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In “Mississippi Dammed,” Michael Hyatt is impressive as ever.
The veteran actress, who has an extensive career in television and movies, is best known for her role as Brianna Barksdale on the television show "The Wire,” although equally notable is her Broadway performance in "Ragtime."
Preferring quality over quantity, Hyatt, who comes across as relatable and sincere -- all the qualities that are her strengths on screen, doesn’t have to choose perfect movies to be popular.
“It’s a matter of what is truthful, what’s written well, who you are working with, and also what is telling the kind of story that you want to tell,” adds Hyatt, who selects her roles with precision.
In “Mississippi Dammed,” she plays one of three sisters living in rural Mississippi, trying to navigate life through extreme cycles of poverty, abuse, addiction and violence, and it’s a role she found particularly disturbing to play.
“The subject matter is incredibly disgusting, but it’s a real and truthful story. It’s told in a manner that cuts out a lot of bullshit and gets straight to the point. I like to get to the story of whatever it is and get rid of the fluff. That’s exactly what this movie does."
Based on a true story written and directed by Tina Mabry, “Mississippi Dammed” takes place between 1986 and 1998 and centers around three children played by Malcolm David Kelly, Kylee Russell and Chastity Hammitte, who struggle to escape their generational circumstances.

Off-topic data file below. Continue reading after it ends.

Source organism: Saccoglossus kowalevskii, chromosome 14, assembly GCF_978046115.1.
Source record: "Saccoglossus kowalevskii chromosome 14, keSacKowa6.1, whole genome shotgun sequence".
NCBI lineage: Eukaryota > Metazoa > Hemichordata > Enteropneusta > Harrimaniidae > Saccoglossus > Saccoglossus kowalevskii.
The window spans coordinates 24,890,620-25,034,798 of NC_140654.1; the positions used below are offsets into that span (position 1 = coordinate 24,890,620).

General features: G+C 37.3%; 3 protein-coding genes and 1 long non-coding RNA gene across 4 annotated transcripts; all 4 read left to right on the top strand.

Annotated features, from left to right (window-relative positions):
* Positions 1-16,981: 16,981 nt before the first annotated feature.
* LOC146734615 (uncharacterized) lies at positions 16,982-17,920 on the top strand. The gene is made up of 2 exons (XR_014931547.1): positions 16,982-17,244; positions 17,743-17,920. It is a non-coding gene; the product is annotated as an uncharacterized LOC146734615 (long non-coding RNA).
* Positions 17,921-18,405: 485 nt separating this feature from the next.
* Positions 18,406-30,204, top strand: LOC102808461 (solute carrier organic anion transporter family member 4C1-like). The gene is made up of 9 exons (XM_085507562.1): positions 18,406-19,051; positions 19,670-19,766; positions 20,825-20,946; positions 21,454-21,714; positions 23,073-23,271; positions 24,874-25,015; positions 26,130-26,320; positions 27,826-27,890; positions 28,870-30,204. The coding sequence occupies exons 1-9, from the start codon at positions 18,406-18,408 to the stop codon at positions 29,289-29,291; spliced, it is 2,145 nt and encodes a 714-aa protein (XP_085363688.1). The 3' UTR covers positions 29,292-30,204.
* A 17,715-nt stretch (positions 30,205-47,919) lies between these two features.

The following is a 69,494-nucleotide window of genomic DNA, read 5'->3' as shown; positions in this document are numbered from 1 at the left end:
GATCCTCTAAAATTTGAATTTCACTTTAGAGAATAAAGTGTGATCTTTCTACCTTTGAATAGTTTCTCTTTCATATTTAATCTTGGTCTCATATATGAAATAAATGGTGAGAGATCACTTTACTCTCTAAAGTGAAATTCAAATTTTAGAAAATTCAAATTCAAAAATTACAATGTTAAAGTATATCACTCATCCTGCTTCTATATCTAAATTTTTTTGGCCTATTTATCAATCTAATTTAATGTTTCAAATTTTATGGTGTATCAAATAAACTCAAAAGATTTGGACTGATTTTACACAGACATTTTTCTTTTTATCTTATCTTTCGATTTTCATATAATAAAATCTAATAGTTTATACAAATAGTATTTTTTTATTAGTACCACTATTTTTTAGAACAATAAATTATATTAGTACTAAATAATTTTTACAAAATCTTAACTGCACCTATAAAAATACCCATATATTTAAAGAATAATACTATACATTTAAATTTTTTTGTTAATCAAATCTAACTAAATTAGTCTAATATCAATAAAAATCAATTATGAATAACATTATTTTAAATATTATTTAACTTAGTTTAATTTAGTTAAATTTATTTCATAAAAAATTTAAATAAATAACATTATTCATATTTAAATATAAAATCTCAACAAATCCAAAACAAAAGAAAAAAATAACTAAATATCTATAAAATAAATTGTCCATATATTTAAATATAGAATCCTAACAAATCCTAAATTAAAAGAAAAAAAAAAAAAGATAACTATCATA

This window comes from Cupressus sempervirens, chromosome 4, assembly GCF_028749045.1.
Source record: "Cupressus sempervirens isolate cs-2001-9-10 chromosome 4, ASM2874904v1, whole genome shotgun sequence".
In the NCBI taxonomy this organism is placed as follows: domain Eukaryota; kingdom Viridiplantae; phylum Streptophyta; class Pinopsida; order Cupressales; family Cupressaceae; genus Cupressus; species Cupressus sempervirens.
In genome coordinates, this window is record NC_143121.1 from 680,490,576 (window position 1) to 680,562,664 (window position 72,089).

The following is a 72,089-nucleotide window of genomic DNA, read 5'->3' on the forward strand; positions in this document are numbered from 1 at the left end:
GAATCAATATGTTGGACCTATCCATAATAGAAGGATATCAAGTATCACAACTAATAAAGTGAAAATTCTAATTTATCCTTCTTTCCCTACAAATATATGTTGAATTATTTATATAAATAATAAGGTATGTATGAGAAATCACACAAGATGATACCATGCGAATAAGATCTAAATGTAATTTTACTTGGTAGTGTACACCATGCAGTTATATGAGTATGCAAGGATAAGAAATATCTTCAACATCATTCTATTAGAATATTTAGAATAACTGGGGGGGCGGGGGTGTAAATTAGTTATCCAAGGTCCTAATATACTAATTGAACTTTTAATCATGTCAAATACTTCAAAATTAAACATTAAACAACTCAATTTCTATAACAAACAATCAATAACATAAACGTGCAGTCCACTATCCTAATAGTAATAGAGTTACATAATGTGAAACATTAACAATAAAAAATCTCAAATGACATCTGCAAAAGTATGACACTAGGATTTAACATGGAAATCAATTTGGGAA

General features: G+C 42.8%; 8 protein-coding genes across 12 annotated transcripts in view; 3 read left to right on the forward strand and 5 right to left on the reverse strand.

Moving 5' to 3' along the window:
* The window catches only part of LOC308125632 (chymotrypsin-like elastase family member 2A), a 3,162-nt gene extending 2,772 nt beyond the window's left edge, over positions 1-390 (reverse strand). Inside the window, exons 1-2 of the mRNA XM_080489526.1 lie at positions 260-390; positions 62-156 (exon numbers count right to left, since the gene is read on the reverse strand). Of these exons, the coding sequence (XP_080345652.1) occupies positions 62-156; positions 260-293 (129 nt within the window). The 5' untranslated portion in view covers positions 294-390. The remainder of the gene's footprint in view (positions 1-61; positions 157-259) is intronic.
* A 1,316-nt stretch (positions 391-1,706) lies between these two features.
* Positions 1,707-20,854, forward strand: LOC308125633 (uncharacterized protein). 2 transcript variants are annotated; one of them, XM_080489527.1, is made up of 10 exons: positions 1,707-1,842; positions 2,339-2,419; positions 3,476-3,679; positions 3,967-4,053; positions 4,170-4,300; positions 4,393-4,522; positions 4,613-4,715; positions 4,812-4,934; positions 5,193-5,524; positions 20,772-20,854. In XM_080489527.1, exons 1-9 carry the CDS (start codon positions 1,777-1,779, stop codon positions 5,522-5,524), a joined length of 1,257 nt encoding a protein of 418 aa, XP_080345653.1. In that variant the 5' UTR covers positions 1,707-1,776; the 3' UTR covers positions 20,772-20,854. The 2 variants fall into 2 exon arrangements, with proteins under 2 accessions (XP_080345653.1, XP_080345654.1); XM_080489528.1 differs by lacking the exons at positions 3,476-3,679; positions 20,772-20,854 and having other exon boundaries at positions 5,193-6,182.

Hyatt proves she's got believable depth, as she takes on the role of a strong willed mother in this real life tale based on Mabry’s life, and despite an incredible performance, she did little research to familiarize herself with her character Delores.
“With writing like this, there was no research that was necessary,” she says. “It was all on the page and I trusted what was on the page and I allowed myself to go where the words were taking me. Tina writes so well that we really didn’t leave anything to chance for it was all on the page.”
A disturbing, but unforgettable drama, which tackles taboo subjects such as incest, rape, alcoholism and homosexuality, Mabry handles the volatile material with unblinking ferocity and feeling.
Filled with flawed characters, this award-winning drama is bleak, haunting, and yet still somehow hopeful.
“Nobody comes out of this experience clean,” Hyatt continues. “Delores was abrasive and I certainly caused a great deal of emotional abuse to my daughter by refusing to accept her homosexuality. This movie is one person’s personal experience of the world.”
Hyatt, who can also be seen in an upcoming episode of Tyler Perry’s “House of Payne,” joins the slew of British actors vying for movie roles in Hollywood, and if she’s worried about longevity in this male-dominated industry, she’s certainly not letting on.
“I have heard the resentment of ‘Brits’ coming over here and taking the roles of Americans, and it’s the same augment that American actors have about reality television,” she continues. “My answer to that is a Jamaican phrase my aunt once told me ‘what’s yours is yours and it doesn’t matter who comes in and comes out’. Everybody deserves an opportunity and there is an unlimited supply of opportunity for mankind.”
“Mississippi Damned” premieres 2/22 at 8pm on Showtime. Check cable listings for other dates.
FRI 02/25 1:00 AM
THU 03/03 2:30 AM
THE MOVIE CHANNEL
TUE 03/15 10:00 PM
THE MOVIE CHANNEL
WATCH ON DEMAND
02/02/11 TO 02/28/11